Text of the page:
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Archive for the ‘Handicraft art’ Category

Writer Steven Pettifor talks about the old and the new in Thai contemporary art – Art Radar interview

Posted by artradar on August 10, 2010


Steven Pettifor, author of 'Flavours - Thai Contemporary Art'.

Steven Pettifor, author of 'Flavours - Thai Contemporary Art'.

THAI ART BOOK WRITER INTERVIEW

Thailand has long had a small but very vibrant contemporary art scene. Compared with its recently-flourishing neighbours, however, contemporary Thai art hasn’t been getting much attention. Little has been written about it. Back in 2003, Bangkok based Briton Steven Pettifor decided to address this problem with his book Flavours – Thai Contemporary Art.

Flavours was listed on a reading list for newcomers interested in Southeast Asian art, as reported in an earlier Art Radar post. With 23 profiles of artists of different mediums (painting, sculpture, textile, costume, installa­tion, ceramics and photography), the author hoped to provide exposure of Thai artists outside their home country, and to give readers “a ‘taste’ of Thailand’s burgeoning contemporary visual arts.”

It’s now been seven years since the book was first published and much of Thailand’s contemporary art scene has changed. Art Radar Asia caught up with Steven Pettifor to find out more about his book, and to see what he thinks of the country’s current art movement.

Most importantly, this interview has revealed that there is now more non-Thai Asian art able to be viewed in Thailand. Local art galleries are teaming up with other Asian galleries to bring non-Thai Asian art into Thailand and foreign artists are now viewing Thailand as a place to set up professionally. He also identifies a number of important emerging Thai artists and names some of the top collectors of Thai contemporary art.

What prompted you to write Flavours?

I’d been writing about Thai art for about seven or eight years. I was starting to build up quite a body of artists that I’ve written about and covered. There was only one other book on Thai art written in English up until that point, and that was Modern Art in Thailand by Dr. Apinan Poshyananda. His book went up to 1992 and then after that it was nothing, and 1992 was the year I arrived in Thailand, so I felt like filling in the gap from that period onwards. That was my intention.

I was floating the idea for about a year or two before I actually found someone  who wanted to collaborate and publish it, and Thavibu Gallery said yeah okay, we’ll be interested in doing it, we might be able to find someone to back it financially, which they did. They found Liam Ayudhkij, who is the owner of Liam’s Gallery in Pattaya. He’s been collecting art here for thirty, forty years. So Liam kindly backed it. That’s how the book came about.

'Flavours - Thai Contemporary Art', published by Thavibu Gallery.

'Flavours - Thai Contemporary Art', published by Thavibu Gallery.

What were the main issues and challenges for you when writing and researching Flavours?

I wanted the book to broaden the message about Thai art. I didn’t want to keep the book an academic book, purely for an already art-affiliated readership. I wanted to move beyond that and try and get more general public interest in Thai art. So one point was to keep it accessible in terms of language and to try and cover as broad a scope as possible within a coffee-table sort of format. That was one challenge.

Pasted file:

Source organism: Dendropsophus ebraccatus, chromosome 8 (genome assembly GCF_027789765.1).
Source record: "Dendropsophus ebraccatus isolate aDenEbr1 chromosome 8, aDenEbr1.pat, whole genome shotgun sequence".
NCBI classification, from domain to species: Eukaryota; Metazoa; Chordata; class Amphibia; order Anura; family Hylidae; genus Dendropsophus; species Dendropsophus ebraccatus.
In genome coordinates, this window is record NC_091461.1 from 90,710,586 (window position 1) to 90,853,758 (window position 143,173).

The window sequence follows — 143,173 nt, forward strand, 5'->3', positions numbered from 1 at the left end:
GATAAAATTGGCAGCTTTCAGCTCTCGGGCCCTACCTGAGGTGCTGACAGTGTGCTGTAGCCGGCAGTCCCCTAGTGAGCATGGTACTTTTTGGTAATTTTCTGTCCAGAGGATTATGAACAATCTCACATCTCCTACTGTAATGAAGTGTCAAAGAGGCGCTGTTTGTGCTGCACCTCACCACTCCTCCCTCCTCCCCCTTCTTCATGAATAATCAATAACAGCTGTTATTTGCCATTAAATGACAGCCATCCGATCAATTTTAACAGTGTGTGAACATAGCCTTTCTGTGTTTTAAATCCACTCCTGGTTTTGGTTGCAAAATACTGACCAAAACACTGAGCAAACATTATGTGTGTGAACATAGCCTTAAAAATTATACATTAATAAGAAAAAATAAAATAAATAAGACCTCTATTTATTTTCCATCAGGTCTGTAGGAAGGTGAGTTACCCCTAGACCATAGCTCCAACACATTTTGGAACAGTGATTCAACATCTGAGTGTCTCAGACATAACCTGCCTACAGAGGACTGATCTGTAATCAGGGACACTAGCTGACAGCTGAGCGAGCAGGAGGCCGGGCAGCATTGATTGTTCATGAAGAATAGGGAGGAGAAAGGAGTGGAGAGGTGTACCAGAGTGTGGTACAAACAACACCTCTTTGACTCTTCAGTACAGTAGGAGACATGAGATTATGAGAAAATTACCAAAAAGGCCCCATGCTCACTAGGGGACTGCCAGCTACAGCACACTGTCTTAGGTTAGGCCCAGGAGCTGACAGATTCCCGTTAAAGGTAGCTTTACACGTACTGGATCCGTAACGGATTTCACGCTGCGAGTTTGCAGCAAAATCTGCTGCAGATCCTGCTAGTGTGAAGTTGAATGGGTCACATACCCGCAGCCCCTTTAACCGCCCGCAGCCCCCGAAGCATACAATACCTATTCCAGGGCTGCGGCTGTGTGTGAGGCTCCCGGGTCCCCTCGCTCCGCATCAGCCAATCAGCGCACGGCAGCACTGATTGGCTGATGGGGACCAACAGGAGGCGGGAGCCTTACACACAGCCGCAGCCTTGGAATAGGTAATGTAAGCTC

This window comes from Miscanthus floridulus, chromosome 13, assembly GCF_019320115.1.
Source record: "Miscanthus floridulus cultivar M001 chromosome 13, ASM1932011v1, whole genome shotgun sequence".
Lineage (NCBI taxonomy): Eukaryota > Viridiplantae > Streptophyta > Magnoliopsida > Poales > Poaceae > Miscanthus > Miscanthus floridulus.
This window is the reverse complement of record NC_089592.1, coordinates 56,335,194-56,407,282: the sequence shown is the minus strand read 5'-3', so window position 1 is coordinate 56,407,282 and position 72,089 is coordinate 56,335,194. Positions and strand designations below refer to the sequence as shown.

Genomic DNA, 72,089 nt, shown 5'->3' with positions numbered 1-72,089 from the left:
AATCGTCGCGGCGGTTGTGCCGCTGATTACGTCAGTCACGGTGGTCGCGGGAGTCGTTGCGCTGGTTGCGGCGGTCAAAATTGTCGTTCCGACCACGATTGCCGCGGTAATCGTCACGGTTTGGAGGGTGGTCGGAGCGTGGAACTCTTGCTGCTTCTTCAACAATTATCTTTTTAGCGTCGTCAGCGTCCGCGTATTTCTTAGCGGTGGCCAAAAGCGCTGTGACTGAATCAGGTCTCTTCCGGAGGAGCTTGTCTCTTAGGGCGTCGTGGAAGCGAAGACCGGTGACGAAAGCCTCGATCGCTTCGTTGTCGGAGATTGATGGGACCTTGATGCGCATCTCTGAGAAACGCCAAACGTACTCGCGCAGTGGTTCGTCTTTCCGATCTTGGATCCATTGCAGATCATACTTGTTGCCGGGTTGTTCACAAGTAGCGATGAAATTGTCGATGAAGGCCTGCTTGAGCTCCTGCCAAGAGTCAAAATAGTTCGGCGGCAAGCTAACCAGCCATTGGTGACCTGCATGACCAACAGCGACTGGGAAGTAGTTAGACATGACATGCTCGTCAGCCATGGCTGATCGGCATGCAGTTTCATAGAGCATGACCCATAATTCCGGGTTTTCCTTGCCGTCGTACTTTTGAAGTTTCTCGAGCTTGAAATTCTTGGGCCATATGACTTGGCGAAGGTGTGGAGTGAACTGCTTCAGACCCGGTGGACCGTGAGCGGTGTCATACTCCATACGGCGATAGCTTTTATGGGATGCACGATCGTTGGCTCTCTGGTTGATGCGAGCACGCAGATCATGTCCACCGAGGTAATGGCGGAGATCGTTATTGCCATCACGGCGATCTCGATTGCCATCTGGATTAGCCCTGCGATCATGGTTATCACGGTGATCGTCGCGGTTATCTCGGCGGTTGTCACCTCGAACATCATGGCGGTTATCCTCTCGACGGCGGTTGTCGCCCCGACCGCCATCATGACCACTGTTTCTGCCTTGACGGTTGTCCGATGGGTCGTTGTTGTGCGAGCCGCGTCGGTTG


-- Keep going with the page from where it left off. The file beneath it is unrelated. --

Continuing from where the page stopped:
Another was to try and cover as many different mediums as possible, so it was finding sculptures, paintings, installations, photography… I tried to cover as many mediums as possible, and that wasn’t easy, given that some of the less popular mediums… it was hard to find good quality artists working in that field.

Tell us more about your selection of artists in Flavours.

Medium was one big consideration. Also, their career point. I tried to get as many young artists or emerging artists or mid-career artists, so that the book would have relevance ten years on. It’s six years old now and most of the artists are still in their mid-careers. I didn’t want to pick artists that were in their twilight years or have passed away. People ask me why didn’t I include Montien Boonma, who’s considered the father of installation art here. I included him in the overview essay, but because he has passed away, I didn’t want to profile him, because there wasn’t so much currency. His career is not still being carried on, basically.

How did your interest in art, and in Thai art, evolve?

As early I could remember, I could draw and paint. Not self-taught as such, but it was there from an early age. I don’t come from an artistic family at all, so it was never really nurtured as such. But when I reached high school, I then got pushed toward art, just because they saw my natural talent or whatever. So the interest in art has always been there, but I’d say from high school onwards it was developed by teachers.

…It’s not so much as a passion for Thai art. The main art that was in view in Thailand was Thai art, and you just got into it. I got to meet a lot of the artists quite quickly and I found it quite interesting to be thrown in on that level. Back in 1997, there weren’t so many foreigners involved in the art scene and everyone was quite accommodating, inviting you to their studios and things like that. So it was interesting. You got to feel involved.

What makes Thai art different from other Asian art?

Buddhism is quite predominant here. Sometimes that can be good, sometimes that can kind of almost saturate the art that is produced here. If you look at Burmese art or what’s coming out of places like Laos, you’ll see a lot of Buddhist imagery as well. Places like Indonesia and Vietnam… the art being produced in those places is not so religious-focussed. Religion would be one aspect that defines a lot of the art that is made here. Not necessarily the art that is hitting international levels. They tend to deal with work that is more universal, or themes that would fit more into the international art interest. But across the board, a lot of them deal with Buddhist subject matter.